Nanotechnology is a challenging concept to teach. The length scales involved aredifficult to visualize, the products are invisible to the human eye and in most cases thefabrication and characterization of nano-scale materials are prohibitively expensive forhigh school science programs. Moreover, the inaccessibility of nanotechnology in theclassroom reduces the student’s experience to factual recall of a list of properties andadvantages of materials at the nanometer scale. This situation does nothing to alleviatethe perception that science/engineering is boring and does not engage students in theactual work patterns and discourse of practicing STEM professionals. To redress thissituation, students need not only to acquire the fundamental principles ofnanotechnology, but participate in activities designed to encourage the habitus that willmake it more likely they will pursue higher education in STEM.Electrospinning was chosen as a vehicle to explore nanofabrication because it is not onlysimple, but inexpensive. The physics, chemistry, and engineering principals used inelectrospinning are attainable for high school students and the materials used to producethe nanofibers are safe for a classroom. In this project, the students built K’Nexelectrospinning stations, and identified the process variables and material’s propertiesthat control the resulting fiber diameters. They wrote a short proposal positing theirhypothesis and a detailed experimental plan to optimize the fiber diameters and yieldusing their electrospinning station. The students implemented their experiment, troubleshot equipment failures, and collected their nanofibers. In collaboration with a localuniversity their, nanofibers were imaged using an SEM and the students analyzed thefiber diameter distributions with Image J software and a statistical package in Excel.The electrospinning activity was supported through a series of short lectures and inquiry-based activities designed to provide a working knowledge of nanotechnology in generaland the physics and chemistry employed in nanofiber production specifically.Additionally several modes of assessment were used throughout the activity. Inparticular, an attitudes inventory was administered pre and post activity to evaluatechange in perceptions about pursuing STEM careers. Summative assessments were usedto gage student’s learning and performance based assessments were used to enhancestudent’s internalization of the subject matter. The students demonstrated an improvedunderstanding of nanotechnology across the board and girls performed better than theboys on the summative assessment. As a capstone on the project the students producedposters to communicate their findings to their peers and compete in local and regionalscience fairs.This project was a joint effort between high school teachers who participated in the 2011NSF Research Experience for Teachers in Nanotechnology (RET-Nano), students in the2011 NSF Research Experience for Undergraduates (REU), their graduate mentors andfaculty. The RET-Nano teachers and REU students/mentors worked together to developlesson plans and activities to scaffold the high school student’s learning experience. TheREU students designed, built, and tested the experimental hardware for theelectrospinning traveling kit. And the graduate mentor travelled to all of school sites todemonstrate the electrospinning equipment and talk about her research.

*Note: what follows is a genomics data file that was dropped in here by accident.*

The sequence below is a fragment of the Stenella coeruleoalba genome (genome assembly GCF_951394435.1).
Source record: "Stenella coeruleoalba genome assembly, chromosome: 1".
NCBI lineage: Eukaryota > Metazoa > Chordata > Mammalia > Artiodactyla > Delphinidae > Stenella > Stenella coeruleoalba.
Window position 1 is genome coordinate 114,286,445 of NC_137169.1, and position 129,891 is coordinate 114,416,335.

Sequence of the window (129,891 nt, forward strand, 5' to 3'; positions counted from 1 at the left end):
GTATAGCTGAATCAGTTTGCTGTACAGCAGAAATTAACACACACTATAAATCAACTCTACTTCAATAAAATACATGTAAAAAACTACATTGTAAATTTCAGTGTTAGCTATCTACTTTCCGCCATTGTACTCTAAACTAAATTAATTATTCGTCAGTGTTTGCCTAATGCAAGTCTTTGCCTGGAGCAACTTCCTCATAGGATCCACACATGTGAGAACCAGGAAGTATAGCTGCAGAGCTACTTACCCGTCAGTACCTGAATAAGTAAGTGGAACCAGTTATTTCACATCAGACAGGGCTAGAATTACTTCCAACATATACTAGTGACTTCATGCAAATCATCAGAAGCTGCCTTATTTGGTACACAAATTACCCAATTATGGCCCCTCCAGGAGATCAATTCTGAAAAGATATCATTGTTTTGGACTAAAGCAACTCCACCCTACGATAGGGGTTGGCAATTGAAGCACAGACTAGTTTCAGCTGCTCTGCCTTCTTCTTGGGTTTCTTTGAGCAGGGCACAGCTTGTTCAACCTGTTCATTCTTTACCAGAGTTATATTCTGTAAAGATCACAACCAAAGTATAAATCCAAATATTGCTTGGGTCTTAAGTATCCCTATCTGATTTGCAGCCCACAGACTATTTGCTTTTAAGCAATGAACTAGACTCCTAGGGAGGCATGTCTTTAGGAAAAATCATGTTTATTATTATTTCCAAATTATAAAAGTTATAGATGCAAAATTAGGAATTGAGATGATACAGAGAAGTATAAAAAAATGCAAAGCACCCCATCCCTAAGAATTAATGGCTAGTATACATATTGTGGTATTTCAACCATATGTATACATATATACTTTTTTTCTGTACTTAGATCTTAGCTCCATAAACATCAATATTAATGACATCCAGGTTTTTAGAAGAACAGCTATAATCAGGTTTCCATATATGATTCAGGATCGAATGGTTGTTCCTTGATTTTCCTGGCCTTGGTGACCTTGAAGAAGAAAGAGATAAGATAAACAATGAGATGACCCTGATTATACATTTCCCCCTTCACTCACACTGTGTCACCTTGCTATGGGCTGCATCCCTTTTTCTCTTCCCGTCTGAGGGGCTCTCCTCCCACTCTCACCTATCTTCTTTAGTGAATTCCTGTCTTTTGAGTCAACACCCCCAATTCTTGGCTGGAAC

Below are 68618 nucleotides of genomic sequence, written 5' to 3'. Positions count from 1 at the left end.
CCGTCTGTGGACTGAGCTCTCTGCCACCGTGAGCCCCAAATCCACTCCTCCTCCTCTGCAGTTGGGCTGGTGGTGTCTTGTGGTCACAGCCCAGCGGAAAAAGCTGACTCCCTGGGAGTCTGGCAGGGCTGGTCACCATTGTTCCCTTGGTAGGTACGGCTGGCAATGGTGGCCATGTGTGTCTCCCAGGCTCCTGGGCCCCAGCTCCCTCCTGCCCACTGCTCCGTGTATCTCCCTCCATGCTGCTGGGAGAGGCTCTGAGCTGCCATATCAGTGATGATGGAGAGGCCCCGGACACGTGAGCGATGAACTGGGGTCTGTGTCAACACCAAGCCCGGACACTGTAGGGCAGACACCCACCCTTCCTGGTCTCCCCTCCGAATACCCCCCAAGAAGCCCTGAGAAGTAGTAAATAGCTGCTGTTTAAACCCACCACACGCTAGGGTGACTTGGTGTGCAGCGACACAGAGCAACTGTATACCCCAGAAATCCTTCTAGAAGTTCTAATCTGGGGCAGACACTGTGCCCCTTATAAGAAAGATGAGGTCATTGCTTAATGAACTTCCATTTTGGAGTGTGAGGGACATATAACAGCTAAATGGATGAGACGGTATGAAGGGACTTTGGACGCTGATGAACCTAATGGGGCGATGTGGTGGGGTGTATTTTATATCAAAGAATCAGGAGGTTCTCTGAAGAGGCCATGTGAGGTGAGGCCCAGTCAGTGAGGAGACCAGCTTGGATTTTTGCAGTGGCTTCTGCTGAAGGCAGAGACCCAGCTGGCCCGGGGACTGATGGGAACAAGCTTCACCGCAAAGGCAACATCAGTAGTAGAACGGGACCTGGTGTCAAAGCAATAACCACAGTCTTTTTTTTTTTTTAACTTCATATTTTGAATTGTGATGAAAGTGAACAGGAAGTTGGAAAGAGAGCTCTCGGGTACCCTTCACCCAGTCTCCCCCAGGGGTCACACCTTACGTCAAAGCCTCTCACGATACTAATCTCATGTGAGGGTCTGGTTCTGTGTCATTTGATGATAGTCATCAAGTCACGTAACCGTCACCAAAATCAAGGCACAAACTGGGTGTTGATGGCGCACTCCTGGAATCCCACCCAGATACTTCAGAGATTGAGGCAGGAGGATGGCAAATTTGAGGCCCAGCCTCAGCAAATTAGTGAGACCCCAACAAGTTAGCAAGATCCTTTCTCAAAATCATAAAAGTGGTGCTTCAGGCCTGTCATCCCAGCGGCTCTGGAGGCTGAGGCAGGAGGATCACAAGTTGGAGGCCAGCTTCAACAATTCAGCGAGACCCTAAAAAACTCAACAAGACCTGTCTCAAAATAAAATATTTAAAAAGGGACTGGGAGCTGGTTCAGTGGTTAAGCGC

Atchison, J. S., & Tadros, D., & Gogotsi, Y., & Holt, P., & Stoy, W. A., & Kots, J. A., & Schauer, C. L. (2012, June), Exploring Nanotechnology with Electrospinning: Design, Experiment, and Discover! Paper presented at 2012 ASEE Annual Conference & Exposition, San Antonio, Texas. 10.18260/1-2--21374

ASEE holds the copyright on this document. It may be read by the public free of charge. Authors may archive their work on personal websites or in institutional repositories with the following citation: © 2012 American Society for Engineering Education. Other scholars may excerpt or quote from these materials with the same citation. When excerpting or quoting from Conference Proceedings, authors should, in addition to noting the ASEE copyright, list all the original authors and their institutions and name the host city of the conference. - Last updated April 1, 2015